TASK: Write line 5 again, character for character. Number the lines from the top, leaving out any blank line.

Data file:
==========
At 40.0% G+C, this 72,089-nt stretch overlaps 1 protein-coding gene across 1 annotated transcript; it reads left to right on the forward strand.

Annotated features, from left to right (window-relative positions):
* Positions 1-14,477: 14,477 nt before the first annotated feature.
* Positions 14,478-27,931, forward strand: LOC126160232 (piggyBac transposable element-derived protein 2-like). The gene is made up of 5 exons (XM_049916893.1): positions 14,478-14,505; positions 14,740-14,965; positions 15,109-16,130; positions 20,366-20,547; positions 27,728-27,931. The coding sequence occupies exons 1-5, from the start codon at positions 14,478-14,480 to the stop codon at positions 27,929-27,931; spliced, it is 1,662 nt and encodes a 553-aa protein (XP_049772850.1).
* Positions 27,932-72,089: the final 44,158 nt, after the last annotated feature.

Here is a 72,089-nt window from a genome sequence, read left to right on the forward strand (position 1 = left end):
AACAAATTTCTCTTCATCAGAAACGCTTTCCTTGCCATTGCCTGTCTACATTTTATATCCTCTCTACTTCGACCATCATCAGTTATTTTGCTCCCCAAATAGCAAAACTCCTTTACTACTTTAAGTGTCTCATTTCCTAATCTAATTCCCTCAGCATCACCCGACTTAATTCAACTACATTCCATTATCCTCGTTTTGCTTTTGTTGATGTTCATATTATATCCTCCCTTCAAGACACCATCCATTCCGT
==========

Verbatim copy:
* Positions 27,932-72,089: the final 44,158 nt, after the last annotated feature.